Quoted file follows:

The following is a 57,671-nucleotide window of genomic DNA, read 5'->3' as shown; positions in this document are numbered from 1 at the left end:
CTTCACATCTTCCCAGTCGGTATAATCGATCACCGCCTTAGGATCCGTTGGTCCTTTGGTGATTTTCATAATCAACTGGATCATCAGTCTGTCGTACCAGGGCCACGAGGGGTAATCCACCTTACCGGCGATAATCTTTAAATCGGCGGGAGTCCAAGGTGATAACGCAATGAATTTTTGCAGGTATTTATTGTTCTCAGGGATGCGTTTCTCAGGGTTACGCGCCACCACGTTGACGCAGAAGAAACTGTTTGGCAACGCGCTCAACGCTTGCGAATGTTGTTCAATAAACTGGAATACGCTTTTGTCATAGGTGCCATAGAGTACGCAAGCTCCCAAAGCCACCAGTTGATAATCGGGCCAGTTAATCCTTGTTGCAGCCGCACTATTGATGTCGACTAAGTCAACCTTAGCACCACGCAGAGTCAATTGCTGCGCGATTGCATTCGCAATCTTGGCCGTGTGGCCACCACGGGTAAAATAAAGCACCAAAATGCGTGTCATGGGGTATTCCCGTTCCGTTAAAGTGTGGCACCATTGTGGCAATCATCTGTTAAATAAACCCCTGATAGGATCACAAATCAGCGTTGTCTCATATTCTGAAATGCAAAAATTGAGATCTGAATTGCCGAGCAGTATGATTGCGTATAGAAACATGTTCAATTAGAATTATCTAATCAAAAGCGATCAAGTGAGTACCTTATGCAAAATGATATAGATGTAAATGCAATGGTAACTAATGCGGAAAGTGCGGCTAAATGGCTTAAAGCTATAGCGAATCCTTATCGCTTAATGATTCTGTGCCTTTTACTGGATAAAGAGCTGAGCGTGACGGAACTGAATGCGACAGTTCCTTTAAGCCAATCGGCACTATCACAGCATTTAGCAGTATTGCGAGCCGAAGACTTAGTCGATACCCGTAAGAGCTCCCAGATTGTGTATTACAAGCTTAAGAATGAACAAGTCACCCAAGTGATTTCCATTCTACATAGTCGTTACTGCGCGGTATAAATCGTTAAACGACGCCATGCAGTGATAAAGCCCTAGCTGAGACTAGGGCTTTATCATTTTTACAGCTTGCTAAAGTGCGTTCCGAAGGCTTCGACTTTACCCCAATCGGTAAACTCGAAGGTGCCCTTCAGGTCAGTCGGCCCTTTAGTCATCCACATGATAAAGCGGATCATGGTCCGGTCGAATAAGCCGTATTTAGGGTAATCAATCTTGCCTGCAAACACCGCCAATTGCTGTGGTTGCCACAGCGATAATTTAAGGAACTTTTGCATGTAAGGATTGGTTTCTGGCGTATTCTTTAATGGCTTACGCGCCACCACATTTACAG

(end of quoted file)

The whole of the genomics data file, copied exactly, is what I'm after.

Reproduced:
The following is a 57,671-nucleotide window of genomic DNA, read 5'->3' as shown; positions in this document are numbered from 1 at the left end:
CTTCACATCTTCCCAGTCGGTATAATCGATCACCGCCTTAGGATCCGTTGGTCCTTTGGTGATTTTCATAATCAACTGGATCATCAGTCTGTCGTACCAGGGCCACGAGGGGTAATCCACCTTACCGGCGATAATCTTTAAATCGGCGGGAGTCCAAGGTGATAACGCAATGAATTTTTGCAGGTATTTATTGTTCTCAGGGATGCGTTTCTCAGGGTTACGCGCCACCACGTTGACGCAGAAGAAACTGTTTGGCAACGCGCTCAACGCTTGCGAATGTTGTTCAATAAACTGGAATACGCTTTTGTCATAGGTGCCATAGAGTACGCAAGCTCCCAAAGCCACCAGTTGATAATCGGGCCAGTTAATCCTTGTTGCAGCCGCACTATTGATGTCGACTAAGTCAACCTTAGCACCACGCAGAGTCAATTGCTGCGCGATTGCATTCGCAATCTTGGCCGTGTGGCCACCACGGGTAAAATAAAGCACCAAAATGCGTGTCATGGGGTATTCCCGTTCCGTTAAAGTGTGGCACCATTGTGGCAATCATCTGTTAAATAAACCCCTGATAGGATCACAAATCAGCGTTGTCTCATATTCTGAAATGCAAAAATTGAGATCTGAATTGCCGAGCAGTATGATTGCGTATAGAAACATGTTCAATTAGAATTATCTAATCAAAAGCGATCAAGTGAGTACCTTATGCAAAATGATATAGATGTAAATGCAATGGTAACTAATGCGGAAAGTGCGGCTAAATGGCTTAAAGCTATAGCGAATCCTTATCGCTTAATGATTCTGTGCCTTTTACTGGATAAAGAGCTGAGCGTGACGGAACTGAATGCGACAGTTCCTTTAAGCCAATCGGCACTATCACAGCATTTAGCAGTATTGCGAGCCGAAGACTTAGTCGATACCCGTAAGAGCTCCCAGATTGTGTATTACAAGCTTAAGAATGAACAAGTCACCCAAGTGATTTCCATTCTACATAGTCGTTACTGCGCGGTATAAATCGTTAAACGACGCCATGCAGTGATAAAGCCCTAGCTGAGACTAGGGCTTTATCATTTTTACAGCTTGCTAAAGTGCGTTCCGAAGGCTTCGACTTTACCCCAATCGGTAAACTCGAAGGTGCCCTTCAGGTCAGTCGGCCCTTTAGTCATCCACATGATAAAGCGGATCATGGTCCGGTCGAATAAGCCGTATTTAGGGTAATCAATCTTGCCTGCAAACACCGCCAATTGCTGTGGTTGCCACAGCGATAATTTAAGGAACTTTTGCATGTAAGGATTGGTTTCTGGCGTATTCTTTAATGGCTTACGCGCCACCACATTTACAG